I decided to listen both to the brooding, despairing third movement and the thrilling conclusion. That's a good 27:30 minutes of non-stop listening. Plenty of time to settle in and see where the music takes you.

I was stunned by the gravity of the Fifth's third movement, largo. Under Rostropovich's baton, the sense of loss and sheer emptiness left me virtually numb with grief. Any conductor who can manage to wring such feeling out of an orchestra, especially one that is less than optimally recorded, qualifies as great in my book. After going through the emotional wringer, the contrast between the funereal third movement and the rousing last movement, with its mixture of irony, militant finality, and triumph blew me away.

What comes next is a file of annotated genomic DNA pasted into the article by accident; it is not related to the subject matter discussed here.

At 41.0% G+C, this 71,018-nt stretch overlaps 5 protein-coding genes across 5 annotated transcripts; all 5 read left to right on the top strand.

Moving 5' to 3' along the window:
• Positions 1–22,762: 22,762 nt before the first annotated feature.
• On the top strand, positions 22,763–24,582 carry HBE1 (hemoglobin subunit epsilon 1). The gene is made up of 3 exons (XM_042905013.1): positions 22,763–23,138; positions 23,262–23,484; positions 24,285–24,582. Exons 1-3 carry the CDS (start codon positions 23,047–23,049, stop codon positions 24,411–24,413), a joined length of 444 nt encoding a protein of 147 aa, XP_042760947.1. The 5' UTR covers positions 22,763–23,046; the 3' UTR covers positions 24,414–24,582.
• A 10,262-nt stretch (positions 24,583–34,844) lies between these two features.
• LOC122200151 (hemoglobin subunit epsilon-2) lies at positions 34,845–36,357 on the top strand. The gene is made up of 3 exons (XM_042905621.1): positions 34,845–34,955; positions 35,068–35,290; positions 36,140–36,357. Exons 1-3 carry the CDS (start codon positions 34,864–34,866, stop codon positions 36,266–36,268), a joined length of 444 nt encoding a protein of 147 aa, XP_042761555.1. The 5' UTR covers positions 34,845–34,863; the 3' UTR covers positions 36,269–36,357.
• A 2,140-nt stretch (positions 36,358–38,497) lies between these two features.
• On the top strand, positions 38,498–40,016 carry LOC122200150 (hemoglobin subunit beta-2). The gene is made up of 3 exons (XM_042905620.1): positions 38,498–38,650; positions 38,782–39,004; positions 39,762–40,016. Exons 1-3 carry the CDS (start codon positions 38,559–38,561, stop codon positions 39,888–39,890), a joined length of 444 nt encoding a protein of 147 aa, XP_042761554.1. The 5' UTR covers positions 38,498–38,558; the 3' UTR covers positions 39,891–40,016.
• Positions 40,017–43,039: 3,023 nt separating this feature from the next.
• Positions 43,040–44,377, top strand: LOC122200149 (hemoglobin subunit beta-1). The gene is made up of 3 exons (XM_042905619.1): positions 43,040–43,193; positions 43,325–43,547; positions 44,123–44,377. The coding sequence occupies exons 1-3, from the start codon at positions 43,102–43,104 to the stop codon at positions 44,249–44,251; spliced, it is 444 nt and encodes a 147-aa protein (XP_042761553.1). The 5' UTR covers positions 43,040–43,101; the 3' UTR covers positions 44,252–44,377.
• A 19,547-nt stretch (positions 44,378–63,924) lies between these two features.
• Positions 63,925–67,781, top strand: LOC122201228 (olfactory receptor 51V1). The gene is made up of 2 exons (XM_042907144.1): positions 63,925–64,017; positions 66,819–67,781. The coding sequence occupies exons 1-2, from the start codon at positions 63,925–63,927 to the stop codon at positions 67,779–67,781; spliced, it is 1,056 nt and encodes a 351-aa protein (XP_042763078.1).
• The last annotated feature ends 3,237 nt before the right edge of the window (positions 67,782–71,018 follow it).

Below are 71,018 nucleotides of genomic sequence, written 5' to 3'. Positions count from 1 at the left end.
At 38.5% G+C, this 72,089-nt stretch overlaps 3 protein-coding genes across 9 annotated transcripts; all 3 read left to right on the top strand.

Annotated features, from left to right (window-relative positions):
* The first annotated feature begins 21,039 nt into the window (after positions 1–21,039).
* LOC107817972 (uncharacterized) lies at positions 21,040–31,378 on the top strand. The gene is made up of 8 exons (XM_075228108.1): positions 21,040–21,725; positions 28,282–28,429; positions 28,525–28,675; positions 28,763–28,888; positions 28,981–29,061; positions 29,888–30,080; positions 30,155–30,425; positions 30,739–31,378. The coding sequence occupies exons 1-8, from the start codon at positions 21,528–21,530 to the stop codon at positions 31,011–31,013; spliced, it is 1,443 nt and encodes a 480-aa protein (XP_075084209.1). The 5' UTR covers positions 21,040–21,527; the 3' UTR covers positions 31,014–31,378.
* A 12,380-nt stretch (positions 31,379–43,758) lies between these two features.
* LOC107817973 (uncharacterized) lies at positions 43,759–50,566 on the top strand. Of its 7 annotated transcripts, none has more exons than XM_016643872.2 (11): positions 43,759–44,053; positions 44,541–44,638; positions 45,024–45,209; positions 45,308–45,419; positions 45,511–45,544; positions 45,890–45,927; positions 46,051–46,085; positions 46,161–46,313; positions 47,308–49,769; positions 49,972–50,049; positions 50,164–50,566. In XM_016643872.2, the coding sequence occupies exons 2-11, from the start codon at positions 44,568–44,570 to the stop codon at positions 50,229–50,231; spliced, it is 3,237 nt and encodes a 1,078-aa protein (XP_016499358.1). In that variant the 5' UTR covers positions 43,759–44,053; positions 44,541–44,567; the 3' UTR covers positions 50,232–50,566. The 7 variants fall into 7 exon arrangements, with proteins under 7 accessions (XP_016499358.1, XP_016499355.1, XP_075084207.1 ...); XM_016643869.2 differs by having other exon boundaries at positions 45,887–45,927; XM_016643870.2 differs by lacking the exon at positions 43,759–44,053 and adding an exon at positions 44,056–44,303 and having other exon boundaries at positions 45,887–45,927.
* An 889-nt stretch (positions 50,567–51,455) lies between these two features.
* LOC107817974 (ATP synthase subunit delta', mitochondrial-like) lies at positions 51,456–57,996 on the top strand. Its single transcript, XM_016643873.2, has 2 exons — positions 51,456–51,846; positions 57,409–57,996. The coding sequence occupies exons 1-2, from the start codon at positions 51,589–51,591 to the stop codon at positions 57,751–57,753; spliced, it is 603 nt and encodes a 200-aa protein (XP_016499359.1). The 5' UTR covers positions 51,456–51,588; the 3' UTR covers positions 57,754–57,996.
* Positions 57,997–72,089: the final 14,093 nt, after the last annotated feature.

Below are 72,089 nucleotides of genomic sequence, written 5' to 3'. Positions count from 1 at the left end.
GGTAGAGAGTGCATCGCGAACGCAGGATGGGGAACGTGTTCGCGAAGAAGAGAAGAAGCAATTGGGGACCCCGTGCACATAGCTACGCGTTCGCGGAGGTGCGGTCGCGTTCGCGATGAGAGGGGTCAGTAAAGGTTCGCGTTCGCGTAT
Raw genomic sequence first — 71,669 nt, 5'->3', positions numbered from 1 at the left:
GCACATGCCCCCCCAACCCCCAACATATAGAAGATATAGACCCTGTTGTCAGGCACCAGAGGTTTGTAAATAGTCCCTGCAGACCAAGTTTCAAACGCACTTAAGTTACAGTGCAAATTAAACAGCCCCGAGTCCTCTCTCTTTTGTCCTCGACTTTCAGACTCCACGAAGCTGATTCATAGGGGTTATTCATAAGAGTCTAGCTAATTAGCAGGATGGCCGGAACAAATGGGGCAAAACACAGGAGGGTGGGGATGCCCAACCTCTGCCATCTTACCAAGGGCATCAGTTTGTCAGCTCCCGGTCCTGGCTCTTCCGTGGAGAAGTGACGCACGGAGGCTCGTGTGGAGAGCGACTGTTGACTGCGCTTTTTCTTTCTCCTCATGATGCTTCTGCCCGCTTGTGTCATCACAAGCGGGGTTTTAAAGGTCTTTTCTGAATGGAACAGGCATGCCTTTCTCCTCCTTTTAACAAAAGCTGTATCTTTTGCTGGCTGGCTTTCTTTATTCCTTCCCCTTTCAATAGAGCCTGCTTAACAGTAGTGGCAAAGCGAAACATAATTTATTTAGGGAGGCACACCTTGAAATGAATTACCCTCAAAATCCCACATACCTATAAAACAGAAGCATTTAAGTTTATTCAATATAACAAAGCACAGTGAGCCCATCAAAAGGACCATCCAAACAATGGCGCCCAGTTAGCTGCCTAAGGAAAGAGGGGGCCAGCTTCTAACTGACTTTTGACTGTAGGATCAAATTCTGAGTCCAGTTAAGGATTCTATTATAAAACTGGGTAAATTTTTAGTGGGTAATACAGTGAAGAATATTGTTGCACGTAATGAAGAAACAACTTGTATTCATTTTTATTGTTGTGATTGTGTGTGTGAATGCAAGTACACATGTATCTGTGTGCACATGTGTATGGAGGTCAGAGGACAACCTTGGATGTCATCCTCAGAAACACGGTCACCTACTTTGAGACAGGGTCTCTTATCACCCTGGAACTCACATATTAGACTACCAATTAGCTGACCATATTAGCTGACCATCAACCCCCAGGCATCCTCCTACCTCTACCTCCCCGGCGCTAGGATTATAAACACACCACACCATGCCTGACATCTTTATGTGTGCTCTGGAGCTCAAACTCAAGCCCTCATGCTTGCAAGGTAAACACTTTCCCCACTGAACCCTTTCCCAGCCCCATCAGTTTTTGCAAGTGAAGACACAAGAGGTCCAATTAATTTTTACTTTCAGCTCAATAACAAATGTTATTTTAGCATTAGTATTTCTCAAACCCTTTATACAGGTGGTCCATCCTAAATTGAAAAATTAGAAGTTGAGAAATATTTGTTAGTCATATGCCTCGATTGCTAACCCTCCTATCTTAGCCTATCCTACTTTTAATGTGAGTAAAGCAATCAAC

Listening to the same recording on my reference combo, I discovered that, despite the extra weight to midrange and bass, the Theta/transport combo moved me not one iota more. Had I not known that more midrange and bass was available from the recording, I would not have missed it. That's how well the Integris CDP can reach into the heart of a piece of music.

I listened to many more recordings: the new SACD reissue of Leontyne Price singing Verdi and Puccini (RCA/BMG), with her voice in pristine condition; the aforementioned Sangam percussion/saxophone tour de force; and the superb Nuove Musiche multi-tracked journey from Rolf Lislevand and cohorts (ECM) that is climbing to the top of amazon.com's charts [see review in the March 2006 CD review set]. In each case, I was deeply moved by what I heard. Yes, I could hear more depth from my reference combo, occasionally greater soundstage width, and even more air. But what I could hear was so compelling that I could do no less than applaud Derrick Moss for his achievement.

Conclusions